Oliver Richardson

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Oculus Rift: the ultimate immersive experience (or “Bambi on ice” if you’re standing up)

oculus

We had a real blast in the office earlier this year, getting our staff to try out the new virtual reality head-set, Oculus Rift.  Check out what happened here.    The OR headset is ripe for live events at the moment.  Not only has its recent facebook acquisition propelled it into mainstream recognition, but it’s still new enough and difficult enough to get hold of that it has a novelty factor.  Add to this the involuntary gasps, staggering, swaying and gawping of a user and you can see why, when it’s used in a live event environment it attracts a lot of interest.

Some of our clients have used the OR just for the pure novelty and entertainment factor, to have something cutting-edge and different on their stand.  Others have used it to give their customers a totally immersive 360 environment which reflects their brand values or core business.  For example, it can be used for medical training simulations, a high-octane test-drive of a car, courtside seats at a game, video conferencing, virtual tours of destinations or of new architectural spaces – the list goes on.  We can also combine it with motion control technology to enable the wearer to interact physically with their environment and touch virtual buttons which actually respond.  Facebook will undoubtedly bring something new to the technology and it will be interesting to see what we’ll be able to do with it over the next few years.

In the meantime, we can create custom content for the headset and so far we’ve completed some really interesting projects including a 3D journey inside a huge beating heart  – which we combined with sound-cancelling headphones making the sound and imagery really quite spooky!  We also created a virtual aircraft hanger allowing visitors to walk around the outside and inside of a plane.  We combined it with gesture-control technology which meant users could remove the “bonnet” – or whatever the technical aerospace word for this is – to look at the electronics and engines etc.  If you’re looking to create a bespoke, immersive environment for your next event, get in touch!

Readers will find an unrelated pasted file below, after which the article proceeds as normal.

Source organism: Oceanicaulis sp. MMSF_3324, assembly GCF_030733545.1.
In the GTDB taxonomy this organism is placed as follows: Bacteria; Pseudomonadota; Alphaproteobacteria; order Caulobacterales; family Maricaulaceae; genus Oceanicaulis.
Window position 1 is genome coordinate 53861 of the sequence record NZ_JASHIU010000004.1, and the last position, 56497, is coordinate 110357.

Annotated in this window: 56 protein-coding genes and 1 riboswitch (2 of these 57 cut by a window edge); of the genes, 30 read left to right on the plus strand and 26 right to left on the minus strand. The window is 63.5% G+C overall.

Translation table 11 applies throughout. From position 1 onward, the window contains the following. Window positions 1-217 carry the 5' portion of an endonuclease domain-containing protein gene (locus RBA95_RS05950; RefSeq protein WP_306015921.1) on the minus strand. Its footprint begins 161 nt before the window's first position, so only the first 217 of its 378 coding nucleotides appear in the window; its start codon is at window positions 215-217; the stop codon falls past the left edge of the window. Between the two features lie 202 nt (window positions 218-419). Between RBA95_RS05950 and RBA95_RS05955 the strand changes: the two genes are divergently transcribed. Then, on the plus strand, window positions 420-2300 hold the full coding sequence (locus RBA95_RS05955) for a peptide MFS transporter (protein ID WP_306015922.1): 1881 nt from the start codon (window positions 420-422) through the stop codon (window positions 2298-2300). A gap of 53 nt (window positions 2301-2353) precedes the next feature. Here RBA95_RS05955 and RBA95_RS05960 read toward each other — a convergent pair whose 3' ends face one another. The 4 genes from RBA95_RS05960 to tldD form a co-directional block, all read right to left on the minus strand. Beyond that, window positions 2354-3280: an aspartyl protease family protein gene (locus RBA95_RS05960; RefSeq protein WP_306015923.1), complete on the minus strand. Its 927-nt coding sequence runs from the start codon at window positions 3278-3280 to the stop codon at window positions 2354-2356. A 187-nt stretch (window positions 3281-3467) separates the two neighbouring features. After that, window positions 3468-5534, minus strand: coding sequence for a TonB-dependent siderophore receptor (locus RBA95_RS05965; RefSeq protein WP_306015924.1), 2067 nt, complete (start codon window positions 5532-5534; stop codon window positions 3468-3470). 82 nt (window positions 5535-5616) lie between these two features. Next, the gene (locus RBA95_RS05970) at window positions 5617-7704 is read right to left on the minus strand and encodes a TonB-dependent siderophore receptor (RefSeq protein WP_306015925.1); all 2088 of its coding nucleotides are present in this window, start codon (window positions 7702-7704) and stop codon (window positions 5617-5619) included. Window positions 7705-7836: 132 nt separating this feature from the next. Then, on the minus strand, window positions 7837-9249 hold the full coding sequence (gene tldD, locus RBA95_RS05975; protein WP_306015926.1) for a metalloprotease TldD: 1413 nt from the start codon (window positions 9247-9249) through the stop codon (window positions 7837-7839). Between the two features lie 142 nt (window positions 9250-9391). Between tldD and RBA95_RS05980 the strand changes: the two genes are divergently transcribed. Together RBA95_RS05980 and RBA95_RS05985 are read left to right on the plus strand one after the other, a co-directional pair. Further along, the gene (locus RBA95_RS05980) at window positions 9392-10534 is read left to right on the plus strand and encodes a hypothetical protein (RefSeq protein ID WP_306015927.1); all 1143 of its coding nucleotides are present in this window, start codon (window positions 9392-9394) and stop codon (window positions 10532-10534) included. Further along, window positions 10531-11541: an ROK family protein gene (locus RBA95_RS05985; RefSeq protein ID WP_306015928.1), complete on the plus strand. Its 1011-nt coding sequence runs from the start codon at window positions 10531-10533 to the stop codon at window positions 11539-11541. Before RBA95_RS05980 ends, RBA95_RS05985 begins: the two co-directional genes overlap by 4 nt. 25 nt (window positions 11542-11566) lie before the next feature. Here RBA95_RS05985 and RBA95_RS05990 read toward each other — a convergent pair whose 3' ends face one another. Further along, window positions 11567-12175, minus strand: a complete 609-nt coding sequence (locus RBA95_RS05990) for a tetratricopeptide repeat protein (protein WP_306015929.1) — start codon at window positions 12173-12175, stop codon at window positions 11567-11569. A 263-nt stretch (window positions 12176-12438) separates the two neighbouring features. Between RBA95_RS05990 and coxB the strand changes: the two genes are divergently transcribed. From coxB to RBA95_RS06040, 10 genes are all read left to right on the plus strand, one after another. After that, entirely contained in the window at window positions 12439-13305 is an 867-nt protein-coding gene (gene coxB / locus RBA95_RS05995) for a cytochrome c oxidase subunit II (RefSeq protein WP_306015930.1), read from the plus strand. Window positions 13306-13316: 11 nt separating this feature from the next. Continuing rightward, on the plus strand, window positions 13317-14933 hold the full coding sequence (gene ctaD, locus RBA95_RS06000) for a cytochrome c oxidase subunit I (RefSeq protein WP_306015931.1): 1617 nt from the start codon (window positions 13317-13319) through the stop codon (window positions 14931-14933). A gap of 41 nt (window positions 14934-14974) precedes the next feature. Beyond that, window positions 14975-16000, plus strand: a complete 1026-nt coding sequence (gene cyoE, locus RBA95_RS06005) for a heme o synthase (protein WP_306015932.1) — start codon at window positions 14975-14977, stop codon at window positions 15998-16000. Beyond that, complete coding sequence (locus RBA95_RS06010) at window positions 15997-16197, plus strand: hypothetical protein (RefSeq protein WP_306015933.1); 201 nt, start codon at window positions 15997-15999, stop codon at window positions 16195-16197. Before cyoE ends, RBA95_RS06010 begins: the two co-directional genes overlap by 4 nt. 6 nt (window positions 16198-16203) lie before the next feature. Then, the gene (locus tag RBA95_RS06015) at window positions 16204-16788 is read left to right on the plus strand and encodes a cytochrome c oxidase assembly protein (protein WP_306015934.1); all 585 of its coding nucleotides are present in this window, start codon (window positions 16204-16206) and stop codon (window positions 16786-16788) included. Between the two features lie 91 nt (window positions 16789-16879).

• Jason Scott

    Great Blog ! And a title that pulled me in from the GO…well done !!

  • Neil Thompson

    Nice article Tom – One other good use of technology I was involved with recently was the use of touch-screen TVs for interactive scientific posters. It allowed much much delegate engagement with additional information and talking heads videos etc being available….definitely the way forward. Cheers, Neil

  • LAUREN HAIGH

    Absolutely agree Tom, we have seen more and more events adopting tablet and smartphone technologies for polling, viewing webcasts and various other media formats during live events. Mintel reports said last year that, in early 2012, 67% of UK devices used to access the internet were Smartphone and tablet devices. DropBox has become a standard method of exchanging large files in the city. More people are not only using but expecting to access online virtual events through webcasting, webinars and social media functions, and outside of business and leisure events just look at modern universities and their uptake of online lectures. Enjoyed the article, excellent food for thought, Lauren.